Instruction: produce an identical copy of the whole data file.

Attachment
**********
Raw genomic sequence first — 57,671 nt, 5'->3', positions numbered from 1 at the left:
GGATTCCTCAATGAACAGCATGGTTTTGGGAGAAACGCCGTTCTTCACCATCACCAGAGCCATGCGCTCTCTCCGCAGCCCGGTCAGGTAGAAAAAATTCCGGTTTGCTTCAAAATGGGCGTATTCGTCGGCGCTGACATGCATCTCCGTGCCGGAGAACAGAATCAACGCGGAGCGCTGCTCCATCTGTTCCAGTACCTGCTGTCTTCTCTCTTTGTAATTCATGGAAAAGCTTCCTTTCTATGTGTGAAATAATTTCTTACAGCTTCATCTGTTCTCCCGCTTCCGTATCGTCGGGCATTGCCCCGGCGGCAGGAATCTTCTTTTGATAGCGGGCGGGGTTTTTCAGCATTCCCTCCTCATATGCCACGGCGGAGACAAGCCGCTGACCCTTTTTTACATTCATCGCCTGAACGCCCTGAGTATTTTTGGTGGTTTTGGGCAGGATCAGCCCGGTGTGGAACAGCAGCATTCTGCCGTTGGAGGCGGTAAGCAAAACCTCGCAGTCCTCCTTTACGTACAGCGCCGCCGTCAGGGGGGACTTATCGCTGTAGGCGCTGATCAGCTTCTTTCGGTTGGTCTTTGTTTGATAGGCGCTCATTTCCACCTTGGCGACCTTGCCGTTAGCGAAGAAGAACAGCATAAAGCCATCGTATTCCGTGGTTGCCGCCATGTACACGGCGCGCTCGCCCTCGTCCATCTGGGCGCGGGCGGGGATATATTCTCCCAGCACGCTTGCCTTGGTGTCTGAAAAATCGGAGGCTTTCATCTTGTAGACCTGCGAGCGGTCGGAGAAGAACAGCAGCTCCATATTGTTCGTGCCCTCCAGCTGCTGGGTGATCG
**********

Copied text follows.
Raw genomic sequence first — 57,671 nt, 5'->3', positions numbered from 1 at the left:
GGATTCCTCAATGAACAGCATGGTTTTGGGAGAAACGCCGTTCTTCACCATCACCAGAGCCATGCGCTCTCTCCGCAGCCCGGTCAGGTAGAAAAAATTCCGGTTTGCTTCAAAATGGGCGTATTCGTCGGCGCTGACATGCATCTCCGTGCCGGAGAACAGAATCAACGCGGAGCGCTGCTCCATCTGTTCCAGTACCTGCTGTCTTCTCTCTTTGTAATTCATGGAAAAGCTTCCTTTCTATGTGTGAAATAATTTCTTACAGCTTCATCTGTTCTCCCGCTTCCGTATCGTCGGGCATTGCCCCGGCGGCAGGAATCTTCTTTTGATAGCGGGCGGGGTTTTTCAGCATTCCCTCCTCATATGCCACGGCGGAGACAAGCCGCTGACCCTTTTTTACATTCATCGCCTGAACGCCCTGAGTATTTTTGGTGGTTTTGGGCAGGATCAGCCCGGTGTGGAACAGCAGCATTCTGCCGTTGGAGGCGGTAAGCAAAACCTCGCAGTCCTCCTTTACGTACAGCGCCGCCGTCAGGGGGGACTTATCGCTGTAGGCGCTGATCAGCTTCTTTCGGTTGGTCTTTGTTTGATAGGCGCTCATTTCCACCTTGGCGACCTTGCCGTTAGCGAAGAAGAACAGCATAAAGCCATCGTATTCCGTGGTTGCCGCCATGTACACGGCGCGCTCGCCCTCGTCCATCTGGGCGCGGGCGGGGATATATTCTCCCAGCACGCTTGCCTTGGTGTCTGAAAAATCGGAGGCTTTCATCTTGTAGACCTGCGAGCGGTCGGAGAAGAACAGCAGCTCCATATTGTTCGTGCCCTCCAGCTGCTGGGTGATCG